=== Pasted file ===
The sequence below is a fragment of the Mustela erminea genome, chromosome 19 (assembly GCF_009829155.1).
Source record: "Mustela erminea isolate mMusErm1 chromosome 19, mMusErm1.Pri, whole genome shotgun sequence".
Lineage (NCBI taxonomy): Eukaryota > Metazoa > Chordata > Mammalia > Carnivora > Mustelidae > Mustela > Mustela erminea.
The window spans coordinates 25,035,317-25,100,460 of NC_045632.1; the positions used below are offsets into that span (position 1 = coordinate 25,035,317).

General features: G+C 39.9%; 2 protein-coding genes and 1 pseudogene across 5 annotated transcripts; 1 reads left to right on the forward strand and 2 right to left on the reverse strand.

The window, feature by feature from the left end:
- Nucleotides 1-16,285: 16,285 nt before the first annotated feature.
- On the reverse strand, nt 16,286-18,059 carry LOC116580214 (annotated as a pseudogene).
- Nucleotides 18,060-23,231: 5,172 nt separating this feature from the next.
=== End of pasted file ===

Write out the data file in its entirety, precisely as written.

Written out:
The sequence below is a fragment of the Mustela erminea genome, chromosome 19 (assembly GCF_009829155.1).
Source record: "Mustela erminea isolate mMusErm1 chromosome 19, mMusErm1.Pri, whole genome shotgun sequence".
Lineage (NCBI taxonomy): Eukaryota > Metazoa > Chordata > Mammalia > Carnivora > Mustelidae > Mustela > Mustela erminea.
The window spans coordinates 25,035,317-25,100,460 of NC_045632.1; the positions used below are offsets into that span (position 1 = coordinate 25,035,317).

General features: G+C 39.9%; 2 protein-coding genes and 1 pseudogene across 5 annotated transcripts; 1 reads left to right on the forward strand and 2 right to left on the reverse strand.

The window, feature by feature from the left end:
- Nucleotides 1-16,285: 16,285 nt before the first annotated feature.
- On the reverse strand, nt 16,286-18,059 carry LOC116580214 (annotated as a pseudogene).
- Nucleotides 18,060-23,231: 5,172 nt separating this feature from the next.